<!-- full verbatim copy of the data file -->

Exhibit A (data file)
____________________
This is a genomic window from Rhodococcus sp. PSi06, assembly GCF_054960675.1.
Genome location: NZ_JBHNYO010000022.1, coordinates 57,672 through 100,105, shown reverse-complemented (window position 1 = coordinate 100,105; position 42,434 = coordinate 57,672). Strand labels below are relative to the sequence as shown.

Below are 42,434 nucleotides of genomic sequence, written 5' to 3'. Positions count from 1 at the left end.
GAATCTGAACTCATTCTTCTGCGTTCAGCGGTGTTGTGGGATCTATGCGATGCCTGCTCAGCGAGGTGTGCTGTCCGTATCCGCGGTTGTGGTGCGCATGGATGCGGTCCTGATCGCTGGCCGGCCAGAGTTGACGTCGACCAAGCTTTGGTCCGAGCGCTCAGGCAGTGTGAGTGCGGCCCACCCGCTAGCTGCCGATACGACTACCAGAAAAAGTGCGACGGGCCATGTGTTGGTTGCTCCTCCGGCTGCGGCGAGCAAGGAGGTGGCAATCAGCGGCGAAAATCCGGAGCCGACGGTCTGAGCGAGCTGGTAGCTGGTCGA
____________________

This is a genomic window from Rhodococcus sp. PSi06, assembly GCF_054960675.1.
Genome location: NZ_JBHNYO010000022.1, coordinates 57,672 through 100,105, shown reverse-complemented (window position 1 = coordinate 100,105; position 42,434 = coordinate 57,672). Strand labels below are relative to the sequence as shown.

Below are 42,434 nucleotides of genomic sequence, written 5' to 3'. Positions count from 1 at the left end.
GAATCTGAACTCATTCTTCTGCGTTCAGCGGTGTTGTGGGATCTATGCGATGCCTGCTCAGCGAGGTGTGCTGTCCGTATCCGCGGTTGTGGTGCGCATGGATGCGGTCCTGATCGCTGGCCGGCCAGAGTTGACGTCGACCAAGCTTTGGTCCGAGCGCTCAGGCAGTGTGAGTGCGGCCCACCCGCTAGCTGCCGATACGACTACCAGAAAAAGTGCGACGGGCCATGTGTTGGTTGCTCCTCCGGCTGCGGCGAGCAAGGAGGTGGCAATCAGCGGCGAAAATCCGGAGCCGACGGTCTGAGCGAGCTGGTAGCTGGTCGA